[newbie] Greetings and question

Hi all, I just subscribed this NG. I consider myself still a newbie in plastic modelism, but lately I'm spending quite a time practicing and hoping
to improve my performance. I read your FAQs and found some useful hints, but not all my questions found an answer...I suppose time will help with that. For now, a simple question: I'm painting a 1/35 Italeri pzkpfw V Panther, using a classic camo scheme I found some pics of: light sand base with rust brown and field green large spots, and a "small dots" motive all around the tank surface. If I remember correctly, this exact camo scheme was in use in 1944 in south Europe, often in Italy. Now the question is: should I want to simulate some stripped paint, what color should I use? Was this kind of camo scheme painted directly on the bare tank hull (in this case, I should use a steel color) or was it painted over a previous camo scheme? I know this happened commonly with earlier panzers in Africa, where the typical german dark grey livery was quickly and roughly painted over with a sand paint, and thus the original color often emerged. But I've never seen a dark grey Panther, so I'm wandering what color, if any, could be under the camo. Any advice would be useful. Thanks.
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DarkTear

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I believe the light sand was the color that vehicles were painted in at the factory after they switched from the dark gray.
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Stripped as in? You mean chipped, gashed, Impact marks, rubbed or scraped off? What I think your asking is how to what we call weather it. Thats a lot of work and intails a lot of techniques. Most German armor was painted with a red or brownish red primer as a base coat. The camo during the time period your using was applied at the factory. You also need to take into account the anti-mine paste or zimmerit applied to the hull and turret during this time period. Thats for your question. There is just not enough space to explain how to do it to you here so I'll give you a quick one to try then you need to vist one of my favorite armor modeling sites Armorama.com. There you will find many indepth discussions and articles about weathering and a host of other armor subjects. Here's one you can try for chipped paint. First paint your model with red primer let it dry a couple of days. Dap on tiny points of a nonstick substance and then paint it the base color then the camo. After its all dry you can go back and easly lift or scrape the paint off where you put the nonstick revealing the primer underneath. You can even go further by applying the nonstick to the bare hull you painted steel or rust before you painted it with the primer. This is a very realistic looking method though there are easier ways to do it. But in my opinion not as realistic looking if you don't have the experiance to do it.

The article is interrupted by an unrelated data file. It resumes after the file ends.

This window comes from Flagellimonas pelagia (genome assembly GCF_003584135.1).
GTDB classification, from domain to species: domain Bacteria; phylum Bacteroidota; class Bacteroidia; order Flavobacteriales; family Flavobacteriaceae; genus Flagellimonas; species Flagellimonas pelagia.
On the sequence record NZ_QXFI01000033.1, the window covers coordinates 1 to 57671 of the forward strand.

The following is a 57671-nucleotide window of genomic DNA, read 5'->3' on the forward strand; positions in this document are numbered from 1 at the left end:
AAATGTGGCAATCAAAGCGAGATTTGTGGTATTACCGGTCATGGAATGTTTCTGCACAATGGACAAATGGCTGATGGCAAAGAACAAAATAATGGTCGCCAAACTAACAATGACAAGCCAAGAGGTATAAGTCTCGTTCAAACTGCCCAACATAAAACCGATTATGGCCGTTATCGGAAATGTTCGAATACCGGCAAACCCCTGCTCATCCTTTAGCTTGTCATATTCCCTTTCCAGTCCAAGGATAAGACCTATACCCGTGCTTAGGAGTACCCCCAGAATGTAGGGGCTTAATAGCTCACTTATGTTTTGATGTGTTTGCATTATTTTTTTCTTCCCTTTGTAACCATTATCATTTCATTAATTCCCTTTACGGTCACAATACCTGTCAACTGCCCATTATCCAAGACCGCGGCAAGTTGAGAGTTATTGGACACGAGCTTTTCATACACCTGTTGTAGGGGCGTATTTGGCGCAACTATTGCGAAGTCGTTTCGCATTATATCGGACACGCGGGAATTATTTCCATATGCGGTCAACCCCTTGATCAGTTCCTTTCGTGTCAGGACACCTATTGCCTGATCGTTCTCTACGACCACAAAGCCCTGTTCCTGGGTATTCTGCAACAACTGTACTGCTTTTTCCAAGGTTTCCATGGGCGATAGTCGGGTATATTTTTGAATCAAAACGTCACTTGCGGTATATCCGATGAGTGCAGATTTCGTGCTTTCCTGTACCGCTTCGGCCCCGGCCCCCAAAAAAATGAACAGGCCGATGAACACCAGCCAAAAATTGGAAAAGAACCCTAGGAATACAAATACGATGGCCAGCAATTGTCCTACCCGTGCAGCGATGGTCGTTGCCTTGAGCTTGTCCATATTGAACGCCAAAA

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Rust red primer, Polly Scale Special Red Oxide or Model Master Acryl Rust with about 20% Insignia Red added works.
Darth Tear wrote:

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